Ed Avern is a writer and producer based in London. With over a decade’s experience working in television, he’s filmed behind the scenes with some of the largest companies in the UK and around the world. As Arsenal open their doors to All or Nothing for the 2021/22 season, he takes a look at the challenges the club and the production team will be facing.
If you’re so inclined, you can follow Ed on Twitter at @edwardavern, where you’ll encounter a peculiar mix of football, book reviews, nerdery, and bad puns.
Making documentaries is hard.
Filming something is easy. These days your iPhone records broadcast-quality footage, GoPros are a dime a dozen, and editing software comes free with every computer. Your film might not look particularly slick, the shots might be a bit wobbly, and the audio might sound like it was recorded in some kind of dungeon, but fundamentally generating content is not hard. For more information: see pretty much all of YouTube.
But making a documentary — a good documentary — is hard. Capturing moments of genuine honesty is hard. Getting someone to open up in an interview and not sound like a poorly programmed robot is very hard. And when you’re filming behind the scenes at a massive corporation, where everyone you speak to is media-trained to within an inch of their lives under the eagle-eyed gaze of PR representatives for whom “the brand” reigns supreme… well that’s really, really hard. Like playing with ten men against Bayern Munich, but all your players are Willian.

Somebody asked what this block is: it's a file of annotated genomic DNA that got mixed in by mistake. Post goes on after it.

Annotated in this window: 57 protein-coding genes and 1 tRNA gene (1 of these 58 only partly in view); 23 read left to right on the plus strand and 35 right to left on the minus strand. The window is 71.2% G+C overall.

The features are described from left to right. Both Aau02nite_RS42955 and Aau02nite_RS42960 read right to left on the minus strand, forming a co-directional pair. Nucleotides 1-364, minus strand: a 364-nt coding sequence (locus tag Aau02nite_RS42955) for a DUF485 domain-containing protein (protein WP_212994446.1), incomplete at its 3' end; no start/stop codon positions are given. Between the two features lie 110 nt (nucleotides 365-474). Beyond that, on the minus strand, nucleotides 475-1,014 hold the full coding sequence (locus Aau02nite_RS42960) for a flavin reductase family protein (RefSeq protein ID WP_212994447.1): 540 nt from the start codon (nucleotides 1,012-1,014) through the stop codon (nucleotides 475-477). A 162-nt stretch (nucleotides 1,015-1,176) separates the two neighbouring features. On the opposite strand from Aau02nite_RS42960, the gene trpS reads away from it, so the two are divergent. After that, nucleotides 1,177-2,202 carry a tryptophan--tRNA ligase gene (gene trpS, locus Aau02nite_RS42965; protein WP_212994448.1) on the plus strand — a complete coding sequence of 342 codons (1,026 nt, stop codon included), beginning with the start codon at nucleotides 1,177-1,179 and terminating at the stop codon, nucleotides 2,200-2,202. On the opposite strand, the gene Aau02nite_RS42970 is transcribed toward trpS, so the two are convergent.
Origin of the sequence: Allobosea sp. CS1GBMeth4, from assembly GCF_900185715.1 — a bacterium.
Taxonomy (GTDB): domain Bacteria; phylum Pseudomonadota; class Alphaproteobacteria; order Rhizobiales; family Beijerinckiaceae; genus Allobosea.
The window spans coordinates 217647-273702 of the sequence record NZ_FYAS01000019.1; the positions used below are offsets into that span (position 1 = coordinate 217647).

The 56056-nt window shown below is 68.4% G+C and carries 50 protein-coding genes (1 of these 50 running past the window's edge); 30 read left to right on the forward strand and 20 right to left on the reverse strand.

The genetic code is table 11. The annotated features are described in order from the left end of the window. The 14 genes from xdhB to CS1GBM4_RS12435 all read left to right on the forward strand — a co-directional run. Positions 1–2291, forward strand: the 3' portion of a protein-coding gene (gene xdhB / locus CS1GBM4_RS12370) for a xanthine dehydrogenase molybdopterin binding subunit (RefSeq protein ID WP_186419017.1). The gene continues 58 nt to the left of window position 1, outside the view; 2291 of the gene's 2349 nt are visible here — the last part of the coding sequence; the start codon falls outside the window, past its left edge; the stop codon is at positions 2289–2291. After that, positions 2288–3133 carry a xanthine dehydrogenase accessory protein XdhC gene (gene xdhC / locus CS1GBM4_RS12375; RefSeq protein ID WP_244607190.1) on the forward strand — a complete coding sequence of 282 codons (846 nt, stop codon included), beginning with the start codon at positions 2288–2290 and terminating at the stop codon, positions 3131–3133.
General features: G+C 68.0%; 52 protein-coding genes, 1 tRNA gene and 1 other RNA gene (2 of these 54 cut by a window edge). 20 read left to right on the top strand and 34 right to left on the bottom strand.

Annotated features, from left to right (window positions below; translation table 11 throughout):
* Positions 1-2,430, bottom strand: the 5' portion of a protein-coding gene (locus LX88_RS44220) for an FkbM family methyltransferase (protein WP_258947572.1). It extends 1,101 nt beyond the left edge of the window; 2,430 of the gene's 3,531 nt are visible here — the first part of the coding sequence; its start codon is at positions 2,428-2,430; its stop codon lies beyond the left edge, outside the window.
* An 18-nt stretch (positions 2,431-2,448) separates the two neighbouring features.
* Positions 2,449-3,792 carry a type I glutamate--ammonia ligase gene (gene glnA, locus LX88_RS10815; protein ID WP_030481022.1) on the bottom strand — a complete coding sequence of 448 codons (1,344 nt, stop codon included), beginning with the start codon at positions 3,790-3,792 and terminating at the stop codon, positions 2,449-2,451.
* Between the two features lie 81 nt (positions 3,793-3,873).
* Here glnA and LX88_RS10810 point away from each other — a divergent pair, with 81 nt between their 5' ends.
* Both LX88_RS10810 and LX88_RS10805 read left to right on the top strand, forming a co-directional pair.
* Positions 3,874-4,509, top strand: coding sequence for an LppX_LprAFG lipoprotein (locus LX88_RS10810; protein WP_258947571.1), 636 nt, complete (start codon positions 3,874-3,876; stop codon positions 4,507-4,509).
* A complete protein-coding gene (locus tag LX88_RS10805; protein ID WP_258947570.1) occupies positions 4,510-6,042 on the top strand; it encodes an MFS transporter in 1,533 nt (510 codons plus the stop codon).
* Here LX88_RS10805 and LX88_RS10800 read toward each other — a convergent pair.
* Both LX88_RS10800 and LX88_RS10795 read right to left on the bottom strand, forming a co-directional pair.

That’s the challenge that faces the All or Nothing production team going into Arsenal this year. The fact is that when big brands let documentary crews in to look behind the scenes, what they really want is an advert disguised as factual television. This is understandable, and to even get in the door of an organisation like Arsenal production companies have to agree to a host of conditions designed to keep them away from anything juicy. Non-disclosure agreements are par for the course.
This creates a conflict. Very few of the TV crew will be Arsenal fans, and some may know little or nothing about football. Most will be freelancers emerging from a year-and-a-half of projects hacked down by COVID-19. They don’t care about Arsenal’s image. Their interest is in making entertaining, high-quality TV that looks good on the CV. They want strong narrative, compelling characters, and ideally an underlying sense of jeopardy (which, one imagines, will be in plentiful supply at Arsenal this season).
Presented with a united front of PR reps, canny producers look for the back doors, building relationships with staff members to establish less official lines of communication. Even so, crew members who worked on previous seasons of All or Nothing and similar shows like Sunderland ’Til I Die describe the struggle to capture anything “real” from a corporate machine well-versed in dealing with the press on a daily basis. As a result, however, one director I spoke with noted that the occasional moments of sincerity came with a sense of real achievement – the defences had been breached, the walls had come down, and something genuine had been captured.